Do we love adventure for what we get out of it, or do we love it because it bends us more toward dependency on God? Leading others in the wilderness with attention to risk management requires hard skills to protect your group, but even more importantly, it demands having a shepherd-like heart.
Outdoor leaders are life-long learners who engage in a variety of wilderness experiences where they are pushed to be efficient in the midst of repeated realms of exposure.
The wilderness is just dripping with opportunities to learn how to be a rapid decision maker. I have a half-baked formula for how to develop rapid decision making skills. It’s a combination between 1) experiences, 2) efficiency, and 3) exposure.
This had been one epic trip so far. The group of high school kids were loving life as we had traveled deep into the heart of the Weminuche Wilderness area of southern Colorado. We camped that night high on a ledge in Snowslide Basin and after a great dinner and stories around the stove, we went to bed for a cozy night’s sleep. Yet unbeknownst to us, a crisis was foreboding.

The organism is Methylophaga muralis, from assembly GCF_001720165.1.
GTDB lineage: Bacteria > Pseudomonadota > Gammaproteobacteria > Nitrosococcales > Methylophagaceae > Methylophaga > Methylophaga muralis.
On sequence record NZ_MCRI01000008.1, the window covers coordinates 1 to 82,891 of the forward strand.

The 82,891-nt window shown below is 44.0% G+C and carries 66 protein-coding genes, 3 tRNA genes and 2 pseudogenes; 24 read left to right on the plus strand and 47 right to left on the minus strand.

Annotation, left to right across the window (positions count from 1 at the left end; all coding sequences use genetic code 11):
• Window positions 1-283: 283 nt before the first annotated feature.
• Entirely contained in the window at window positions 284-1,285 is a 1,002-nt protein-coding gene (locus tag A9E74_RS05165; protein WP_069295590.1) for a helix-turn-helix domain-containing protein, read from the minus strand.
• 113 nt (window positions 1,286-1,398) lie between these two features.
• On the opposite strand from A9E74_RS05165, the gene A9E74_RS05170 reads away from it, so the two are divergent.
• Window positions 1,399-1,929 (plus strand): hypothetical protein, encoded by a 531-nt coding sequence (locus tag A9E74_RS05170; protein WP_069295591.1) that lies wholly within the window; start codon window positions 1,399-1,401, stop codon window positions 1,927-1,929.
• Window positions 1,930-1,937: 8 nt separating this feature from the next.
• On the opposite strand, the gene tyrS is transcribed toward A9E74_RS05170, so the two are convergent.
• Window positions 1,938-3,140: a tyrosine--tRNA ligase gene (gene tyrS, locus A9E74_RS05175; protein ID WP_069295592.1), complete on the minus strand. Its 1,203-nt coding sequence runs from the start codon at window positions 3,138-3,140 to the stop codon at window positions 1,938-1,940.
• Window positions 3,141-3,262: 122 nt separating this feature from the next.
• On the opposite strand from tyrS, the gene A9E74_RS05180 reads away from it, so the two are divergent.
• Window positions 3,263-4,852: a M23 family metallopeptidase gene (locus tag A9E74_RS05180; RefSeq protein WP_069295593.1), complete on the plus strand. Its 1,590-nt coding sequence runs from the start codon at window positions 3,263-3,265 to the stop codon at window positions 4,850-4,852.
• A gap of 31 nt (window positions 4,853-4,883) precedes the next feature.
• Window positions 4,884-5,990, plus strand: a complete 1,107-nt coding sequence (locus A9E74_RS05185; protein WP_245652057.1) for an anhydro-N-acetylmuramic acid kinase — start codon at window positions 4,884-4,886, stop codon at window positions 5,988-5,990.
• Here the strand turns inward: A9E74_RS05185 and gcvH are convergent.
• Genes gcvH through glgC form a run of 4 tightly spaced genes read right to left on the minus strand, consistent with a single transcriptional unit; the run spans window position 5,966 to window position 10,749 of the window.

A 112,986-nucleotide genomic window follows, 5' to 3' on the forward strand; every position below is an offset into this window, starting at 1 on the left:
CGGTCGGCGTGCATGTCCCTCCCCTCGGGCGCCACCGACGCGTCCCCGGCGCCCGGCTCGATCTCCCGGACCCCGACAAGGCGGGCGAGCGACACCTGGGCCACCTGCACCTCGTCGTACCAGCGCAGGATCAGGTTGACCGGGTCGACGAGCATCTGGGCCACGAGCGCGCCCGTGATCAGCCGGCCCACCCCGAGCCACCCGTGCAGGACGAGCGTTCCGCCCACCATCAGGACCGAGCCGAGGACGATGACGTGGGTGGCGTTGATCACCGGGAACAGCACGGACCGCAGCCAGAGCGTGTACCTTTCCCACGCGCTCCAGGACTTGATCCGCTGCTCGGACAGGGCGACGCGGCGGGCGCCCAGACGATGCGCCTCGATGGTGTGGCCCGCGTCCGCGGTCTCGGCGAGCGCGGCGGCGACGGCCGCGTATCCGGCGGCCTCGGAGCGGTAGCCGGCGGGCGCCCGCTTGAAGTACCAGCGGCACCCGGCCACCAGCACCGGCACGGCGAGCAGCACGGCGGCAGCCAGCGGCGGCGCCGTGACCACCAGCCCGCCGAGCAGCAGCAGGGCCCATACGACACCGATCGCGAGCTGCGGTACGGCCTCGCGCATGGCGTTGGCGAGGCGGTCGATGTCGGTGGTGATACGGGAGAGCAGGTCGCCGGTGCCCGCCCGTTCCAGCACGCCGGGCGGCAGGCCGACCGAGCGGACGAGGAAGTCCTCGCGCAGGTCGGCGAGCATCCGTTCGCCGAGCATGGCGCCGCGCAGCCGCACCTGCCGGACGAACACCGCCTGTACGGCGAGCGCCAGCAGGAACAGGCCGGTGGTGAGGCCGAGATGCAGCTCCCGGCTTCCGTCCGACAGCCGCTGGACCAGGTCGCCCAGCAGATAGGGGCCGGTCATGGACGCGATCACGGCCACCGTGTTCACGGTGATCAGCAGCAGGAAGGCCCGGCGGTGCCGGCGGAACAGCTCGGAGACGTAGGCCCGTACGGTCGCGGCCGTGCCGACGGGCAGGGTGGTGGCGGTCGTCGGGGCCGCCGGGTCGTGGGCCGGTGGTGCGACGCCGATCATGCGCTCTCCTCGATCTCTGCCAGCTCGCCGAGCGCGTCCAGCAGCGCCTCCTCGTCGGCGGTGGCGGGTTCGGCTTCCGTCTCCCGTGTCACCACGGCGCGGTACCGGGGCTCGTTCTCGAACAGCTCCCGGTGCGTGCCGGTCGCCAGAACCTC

It was one of the first backpacking trips I ever guided. We were halfway into our first day, the group was doing well as we plodded up some moderately steep terrain. I was in the back of the group, having some great conversation with a kid, trying to take our minds off of the physical challenge, when all of a sudden things turned south